Over 40 years of commitment and passion. More than 1000 meetings of which 100 in the province and 100 aimed at students. Countless conferences, 90 film showings and over 90 theatrical performances, together with concerts, exhibitions and book presentation, 28 books published.
Thousands of speakers (more than 150 foreigners) to tell the past and the present. An incredible selection of reflections and thoughts to rediscover, especially to young people, the highest values of man and the liberating power of the Christian message.

We are proud of this long-lasting adventure.

We are proud of this journey between art, culture, philosophy, civil and witnesses of spirituality to grow our awareness and that of the community in which we live, so that whatever a person does, he learns to ask not only why, but also – here is the Socratic teaching – what is the meaning.
We are proud of our autonomy and of having taken democracy and Catholic inspiration as the basic values from the beginning, as openness to the whole and its complexity, without reassuring reductionism.

In these four decades we have hosted Nobel prize-winning scientists such as Carlo Rubbia, John Eccles, Abdus Salam and Samuel C.C. Ting, writers such as Mario Pomilio and Dominique Lapierre, philosophers such as Giovanni Reale and Julia Kristeva, who concluded a series of meetings dedicated to Europe, our largest homeland.

And again men and women who generously offered us their thoughts: from the prior of Bose Enzo Bianchi to the film director Ermanno Olmi, by the judge Raffaele Cantone to Bruno Hussar, founder of Nevé Shalom, from the Protestant theologian Jürgen Moltmann to Christian Führer, promoter of the non-violent struggles that led to the fall of the Berlin Wall. And again the  Abbé Pierre, Helder Camara, Antonino Zichichi, Carlo Maria Martini, Sergio Zavoli, Romano Prodi, Domenico Quirico, Vittorio Strada, Gunter Demning and its Stolperstein, Carlo Rivolta with the scenic representations of the Platonic dialogues, and many others.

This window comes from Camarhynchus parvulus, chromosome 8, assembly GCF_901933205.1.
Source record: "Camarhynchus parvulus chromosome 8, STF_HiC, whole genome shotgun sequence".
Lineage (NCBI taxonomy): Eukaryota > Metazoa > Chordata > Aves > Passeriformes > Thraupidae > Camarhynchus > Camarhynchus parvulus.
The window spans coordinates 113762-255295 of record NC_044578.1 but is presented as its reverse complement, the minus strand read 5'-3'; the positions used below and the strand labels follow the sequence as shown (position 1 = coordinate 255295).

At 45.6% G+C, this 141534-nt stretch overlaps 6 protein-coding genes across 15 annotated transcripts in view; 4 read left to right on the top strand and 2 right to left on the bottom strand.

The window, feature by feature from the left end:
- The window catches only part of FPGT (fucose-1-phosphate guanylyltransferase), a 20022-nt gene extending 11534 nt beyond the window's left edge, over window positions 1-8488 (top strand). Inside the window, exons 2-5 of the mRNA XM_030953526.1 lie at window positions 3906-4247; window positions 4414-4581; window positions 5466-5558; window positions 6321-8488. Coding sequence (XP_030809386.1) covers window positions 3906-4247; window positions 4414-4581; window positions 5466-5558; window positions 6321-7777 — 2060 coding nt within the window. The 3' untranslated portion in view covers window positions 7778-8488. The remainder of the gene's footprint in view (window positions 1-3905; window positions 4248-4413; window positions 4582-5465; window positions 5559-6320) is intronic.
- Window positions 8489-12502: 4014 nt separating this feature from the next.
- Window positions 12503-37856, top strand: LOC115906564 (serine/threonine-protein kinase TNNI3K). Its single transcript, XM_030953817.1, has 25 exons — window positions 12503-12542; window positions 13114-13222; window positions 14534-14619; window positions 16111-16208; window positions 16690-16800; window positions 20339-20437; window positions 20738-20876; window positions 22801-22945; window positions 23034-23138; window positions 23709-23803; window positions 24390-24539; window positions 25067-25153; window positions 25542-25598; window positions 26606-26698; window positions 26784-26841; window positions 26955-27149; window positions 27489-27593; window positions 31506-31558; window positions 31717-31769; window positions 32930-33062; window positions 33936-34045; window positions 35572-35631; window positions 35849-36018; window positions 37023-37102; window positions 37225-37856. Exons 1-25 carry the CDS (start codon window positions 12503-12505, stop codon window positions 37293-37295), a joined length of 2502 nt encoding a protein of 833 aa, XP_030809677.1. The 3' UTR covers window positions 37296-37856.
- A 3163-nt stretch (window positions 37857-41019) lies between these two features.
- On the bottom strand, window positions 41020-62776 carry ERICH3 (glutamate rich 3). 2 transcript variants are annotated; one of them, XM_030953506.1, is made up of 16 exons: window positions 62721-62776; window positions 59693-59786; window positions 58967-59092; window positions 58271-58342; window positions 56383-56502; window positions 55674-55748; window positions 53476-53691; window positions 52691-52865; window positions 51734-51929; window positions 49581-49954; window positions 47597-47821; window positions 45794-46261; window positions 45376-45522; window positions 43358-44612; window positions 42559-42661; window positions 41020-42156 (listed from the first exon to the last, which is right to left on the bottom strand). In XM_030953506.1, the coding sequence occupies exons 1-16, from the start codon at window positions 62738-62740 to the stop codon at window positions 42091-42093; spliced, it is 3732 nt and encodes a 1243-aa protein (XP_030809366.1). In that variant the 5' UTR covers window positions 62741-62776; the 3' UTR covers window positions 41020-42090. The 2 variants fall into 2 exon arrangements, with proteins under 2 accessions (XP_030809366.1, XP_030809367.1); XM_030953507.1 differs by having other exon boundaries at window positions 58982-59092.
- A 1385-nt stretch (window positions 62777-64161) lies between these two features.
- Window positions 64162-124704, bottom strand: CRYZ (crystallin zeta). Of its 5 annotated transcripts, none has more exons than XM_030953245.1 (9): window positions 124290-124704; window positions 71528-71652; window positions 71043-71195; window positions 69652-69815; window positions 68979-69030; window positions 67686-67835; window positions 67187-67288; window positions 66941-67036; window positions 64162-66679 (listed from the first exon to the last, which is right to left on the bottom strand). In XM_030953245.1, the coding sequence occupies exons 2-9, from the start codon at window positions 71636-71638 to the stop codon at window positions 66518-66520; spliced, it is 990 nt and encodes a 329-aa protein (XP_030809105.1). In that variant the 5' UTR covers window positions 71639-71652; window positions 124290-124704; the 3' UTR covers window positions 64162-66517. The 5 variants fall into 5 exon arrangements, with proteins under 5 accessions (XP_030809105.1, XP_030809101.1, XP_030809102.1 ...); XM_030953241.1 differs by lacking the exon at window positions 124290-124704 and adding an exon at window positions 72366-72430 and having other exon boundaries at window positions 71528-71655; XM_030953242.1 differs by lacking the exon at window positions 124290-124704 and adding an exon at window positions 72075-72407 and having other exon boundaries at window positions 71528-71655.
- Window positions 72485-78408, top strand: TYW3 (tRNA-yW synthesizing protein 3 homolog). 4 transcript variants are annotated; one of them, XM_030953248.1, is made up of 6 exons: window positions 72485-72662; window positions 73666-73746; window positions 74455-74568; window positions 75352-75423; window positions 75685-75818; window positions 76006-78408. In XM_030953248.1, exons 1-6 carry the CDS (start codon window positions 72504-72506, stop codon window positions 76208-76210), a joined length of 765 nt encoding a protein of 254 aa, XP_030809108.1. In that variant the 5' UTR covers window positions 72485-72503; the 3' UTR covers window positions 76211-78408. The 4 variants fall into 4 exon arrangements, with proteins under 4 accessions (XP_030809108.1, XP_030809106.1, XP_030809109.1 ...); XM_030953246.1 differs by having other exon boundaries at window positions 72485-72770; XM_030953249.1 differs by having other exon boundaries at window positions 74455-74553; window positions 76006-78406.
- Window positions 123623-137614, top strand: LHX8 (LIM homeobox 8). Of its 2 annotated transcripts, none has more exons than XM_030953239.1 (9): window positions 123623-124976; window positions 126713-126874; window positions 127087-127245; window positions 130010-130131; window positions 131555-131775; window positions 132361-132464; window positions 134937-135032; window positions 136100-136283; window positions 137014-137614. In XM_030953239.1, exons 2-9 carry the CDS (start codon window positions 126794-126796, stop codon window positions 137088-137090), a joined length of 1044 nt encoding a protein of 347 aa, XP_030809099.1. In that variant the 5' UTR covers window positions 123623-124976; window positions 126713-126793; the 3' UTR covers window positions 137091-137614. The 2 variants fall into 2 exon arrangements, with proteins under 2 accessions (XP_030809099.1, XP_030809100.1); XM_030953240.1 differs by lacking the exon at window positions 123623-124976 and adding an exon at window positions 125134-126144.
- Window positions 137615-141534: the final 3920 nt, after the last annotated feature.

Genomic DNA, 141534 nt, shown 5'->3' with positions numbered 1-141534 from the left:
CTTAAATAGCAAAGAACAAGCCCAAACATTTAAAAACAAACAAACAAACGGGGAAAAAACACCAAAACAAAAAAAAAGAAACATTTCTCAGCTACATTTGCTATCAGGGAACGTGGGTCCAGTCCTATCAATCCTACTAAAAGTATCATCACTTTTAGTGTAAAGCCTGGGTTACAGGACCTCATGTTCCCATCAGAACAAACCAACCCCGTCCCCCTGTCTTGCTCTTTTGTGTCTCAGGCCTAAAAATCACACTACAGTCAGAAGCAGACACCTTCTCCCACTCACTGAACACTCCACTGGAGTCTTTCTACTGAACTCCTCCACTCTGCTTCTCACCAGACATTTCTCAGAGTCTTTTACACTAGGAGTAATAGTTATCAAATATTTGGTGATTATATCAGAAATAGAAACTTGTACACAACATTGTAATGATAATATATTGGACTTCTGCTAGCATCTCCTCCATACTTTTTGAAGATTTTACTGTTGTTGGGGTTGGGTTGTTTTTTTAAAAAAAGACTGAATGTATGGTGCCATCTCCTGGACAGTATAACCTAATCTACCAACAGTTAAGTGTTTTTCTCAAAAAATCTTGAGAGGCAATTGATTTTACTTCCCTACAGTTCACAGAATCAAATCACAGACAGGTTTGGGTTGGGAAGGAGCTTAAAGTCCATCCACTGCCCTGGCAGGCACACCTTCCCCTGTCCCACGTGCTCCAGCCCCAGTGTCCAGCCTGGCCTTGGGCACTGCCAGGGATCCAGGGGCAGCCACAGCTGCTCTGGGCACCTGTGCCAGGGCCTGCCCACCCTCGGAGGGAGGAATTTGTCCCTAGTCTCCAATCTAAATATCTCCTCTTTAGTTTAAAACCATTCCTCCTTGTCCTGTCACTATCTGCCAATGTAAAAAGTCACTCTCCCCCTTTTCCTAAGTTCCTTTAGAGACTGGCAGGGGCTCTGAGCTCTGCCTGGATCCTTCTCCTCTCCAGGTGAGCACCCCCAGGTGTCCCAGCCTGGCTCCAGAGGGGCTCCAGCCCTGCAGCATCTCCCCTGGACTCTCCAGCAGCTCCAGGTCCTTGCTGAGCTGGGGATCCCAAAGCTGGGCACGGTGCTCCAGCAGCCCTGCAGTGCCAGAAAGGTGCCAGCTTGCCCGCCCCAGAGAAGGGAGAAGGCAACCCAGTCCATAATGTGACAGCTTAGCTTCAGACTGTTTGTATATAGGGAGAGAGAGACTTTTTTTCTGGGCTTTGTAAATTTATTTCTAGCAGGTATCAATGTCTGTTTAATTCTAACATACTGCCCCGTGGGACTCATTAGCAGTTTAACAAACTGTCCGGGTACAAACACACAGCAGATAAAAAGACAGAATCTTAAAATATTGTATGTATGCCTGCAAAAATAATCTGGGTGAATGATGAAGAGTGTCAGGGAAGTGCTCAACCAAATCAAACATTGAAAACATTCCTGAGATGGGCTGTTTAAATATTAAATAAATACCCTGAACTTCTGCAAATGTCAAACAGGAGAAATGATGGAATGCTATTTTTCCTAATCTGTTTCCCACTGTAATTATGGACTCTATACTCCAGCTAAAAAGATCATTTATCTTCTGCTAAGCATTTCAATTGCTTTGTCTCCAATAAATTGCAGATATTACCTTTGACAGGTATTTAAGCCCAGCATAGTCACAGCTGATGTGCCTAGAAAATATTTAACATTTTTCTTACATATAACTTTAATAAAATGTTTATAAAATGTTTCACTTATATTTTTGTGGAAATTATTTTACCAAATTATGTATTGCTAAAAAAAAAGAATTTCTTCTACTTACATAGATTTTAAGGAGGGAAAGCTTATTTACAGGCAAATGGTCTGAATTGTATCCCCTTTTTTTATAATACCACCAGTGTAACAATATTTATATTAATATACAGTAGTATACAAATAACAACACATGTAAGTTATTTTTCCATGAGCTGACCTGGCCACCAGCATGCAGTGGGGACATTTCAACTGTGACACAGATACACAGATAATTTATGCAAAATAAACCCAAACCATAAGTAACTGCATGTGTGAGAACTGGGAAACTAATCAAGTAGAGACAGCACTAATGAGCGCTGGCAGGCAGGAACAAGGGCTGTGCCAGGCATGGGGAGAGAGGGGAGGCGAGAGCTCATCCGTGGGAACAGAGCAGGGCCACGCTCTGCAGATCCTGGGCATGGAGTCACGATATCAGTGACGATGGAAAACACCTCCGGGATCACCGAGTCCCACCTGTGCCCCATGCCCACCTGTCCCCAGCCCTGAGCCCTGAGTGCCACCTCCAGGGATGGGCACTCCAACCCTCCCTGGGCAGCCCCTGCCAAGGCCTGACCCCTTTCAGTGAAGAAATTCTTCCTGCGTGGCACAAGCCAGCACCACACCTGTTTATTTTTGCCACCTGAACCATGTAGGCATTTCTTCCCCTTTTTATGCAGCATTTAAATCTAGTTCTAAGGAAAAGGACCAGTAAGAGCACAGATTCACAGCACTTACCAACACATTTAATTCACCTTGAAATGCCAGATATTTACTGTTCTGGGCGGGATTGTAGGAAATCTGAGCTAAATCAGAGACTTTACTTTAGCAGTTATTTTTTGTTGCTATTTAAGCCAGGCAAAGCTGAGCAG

A great Soviet dissident, Andrej Siniavskij, was the protagonist of two unforgettable meetings in 1977 and in 1986, the founder of Amnesty International Peter Benenson spoke on the link between human rights and authentic peace, the Nobel Peace Prize Adolfo Perez Esquivel retraced the non-violent struggle for democracy in Latin America. It was October 16, 1985 when Simon Wiesenthal spoke to us about how international justice is a condition for peace. The halls were not enough to contain the huge crowd convened.

On October 9, 2002, the writer Svetlana Aleksievič, future Nobel Prize for Literature, presented her book Prayer for Chernobyl accompanied by the Russian singer-songwriter Elena Frolova, whose painful songs were inspired by the lyrics of great Russian poets.

Crowded theater in 2015 for the Israeli writer David Grossman, who, together with Gad Lerner, presented his book Applause in an empty scene and expressed his deepest aspirations for peace.

After more than forty years, if we look at the past, the effort of cultural animation is impressive. An effort that, we believe, has succeeded in restoring inner impetus to those who recognize themselves in the Christian message and to those who have not stopped seeking and searching for themselves.